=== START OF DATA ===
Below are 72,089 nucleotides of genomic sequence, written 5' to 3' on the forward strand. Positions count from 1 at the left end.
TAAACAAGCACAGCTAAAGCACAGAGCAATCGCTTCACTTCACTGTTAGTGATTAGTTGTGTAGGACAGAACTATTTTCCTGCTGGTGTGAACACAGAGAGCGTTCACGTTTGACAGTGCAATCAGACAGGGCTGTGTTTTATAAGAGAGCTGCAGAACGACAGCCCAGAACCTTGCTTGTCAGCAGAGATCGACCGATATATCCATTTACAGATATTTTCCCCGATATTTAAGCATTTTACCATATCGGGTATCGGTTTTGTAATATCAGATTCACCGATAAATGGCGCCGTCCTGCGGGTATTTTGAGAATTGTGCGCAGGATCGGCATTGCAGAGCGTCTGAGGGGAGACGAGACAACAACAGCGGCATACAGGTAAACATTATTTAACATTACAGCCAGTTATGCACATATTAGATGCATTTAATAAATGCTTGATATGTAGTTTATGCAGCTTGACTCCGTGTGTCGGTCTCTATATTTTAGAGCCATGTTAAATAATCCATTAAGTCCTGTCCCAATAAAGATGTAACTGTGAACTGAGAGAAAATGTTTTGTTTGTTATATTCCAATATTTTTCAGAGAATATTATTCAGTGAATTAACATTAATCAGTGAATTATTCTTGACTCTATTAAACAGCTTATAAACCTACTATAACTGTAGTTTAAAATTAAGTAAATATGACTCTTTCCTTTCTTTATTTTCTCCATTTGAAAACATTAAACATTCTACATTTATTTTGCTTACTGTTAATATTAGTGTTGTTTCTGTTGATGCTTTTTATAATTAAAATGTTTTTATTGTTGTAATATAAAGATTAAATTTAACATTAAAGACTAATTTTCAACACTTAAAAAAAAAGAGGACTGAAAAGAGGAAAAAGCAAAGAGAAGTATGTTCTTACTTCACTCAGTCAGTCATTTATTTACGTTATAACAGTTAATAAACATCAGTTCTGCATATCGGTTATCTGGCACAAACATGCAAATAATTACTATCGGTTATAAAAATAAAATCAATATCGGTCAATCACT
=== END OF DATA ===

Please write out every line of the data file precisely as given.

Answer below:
Below are 72,089 nucleotides of genomic sequence, written 5' to 3' on the forward strand. Positions count from 1 at the left end.
TAAACAAGCACAGCTAAAGCACAGAGCAATCGCTTCACTTCACTGTTAGTGATTAGTTGTGTAGGACAGAACTATTTTCCTGCTGGTGTGAACACAGAGAGCGTTCACGTTTGACAGTGCAATCAGACAGGGCTGTGTTTTATAAGAGAGCTGCAGAACGACAGCCCAGAACCTTGCTTGTCAGCAGAGATCGACCGATATATCCATTTACAGATATTTTCCCCGATATTTAAGCATTTTACCATATCGGGTATCGGTTTTGTAATATCAGATTCACCGATAAATGGCGCCGTCCTGCGGGTATTTTGAGAATTGTGCGCAGGATCGGCATTGCAGAGCGTCTGAGGGGAGACGAGACAACAACAGCGGCATACAGGTAAACATTATTTAACATTACAGCCAGTTATGCACATATTAGATGCATTTAATAAATGCTTGATATGTAGTTTATGCAGCTTGACTCCGTGTGTCGGTCTCTATATTTTAGAGCCATGTTAAATAATCCATTAAGTCCTGTCCCAATAAAGATGTAACTGTGAACTGAGAGAAAATGTTTTGTTTGTTATATTCCAATATTTTTCAGAGAATATTATTCAGTGAATTAACATTAATCAGTGAATTATTCTTGACTCTATTAAACAGCTTATAAACCTACTATAACTGTAGTTTAAAATTAAGTAAATATGACTCTTTCCTTTCTTTATTTTCTCCATTTGAAAACATTAAACATTCTACATTTATTTTGCTTACTGTTAATATTAGTGTTGTTTCTGTTGATGCTTTTTATAATTAAAATGTTTTTATTGTTGTAATATAAAGATTAAATTTAACATTAAAGACTAATTTTCAACACTTAAAAAAAAAGAGGACTGAAAAGAGGAAAAAGCAAAGAGAAGTATGTTCTTACTTCACTCAGTCAGTCATTTATTTACGTTATAACAGTTAATAAACATCAGTTCTGCATATCGGTTATCTGGCACAAACATGCAAATAATTACTATCGGTTATAAAAATAAAATCAATATCGGTCAATCACT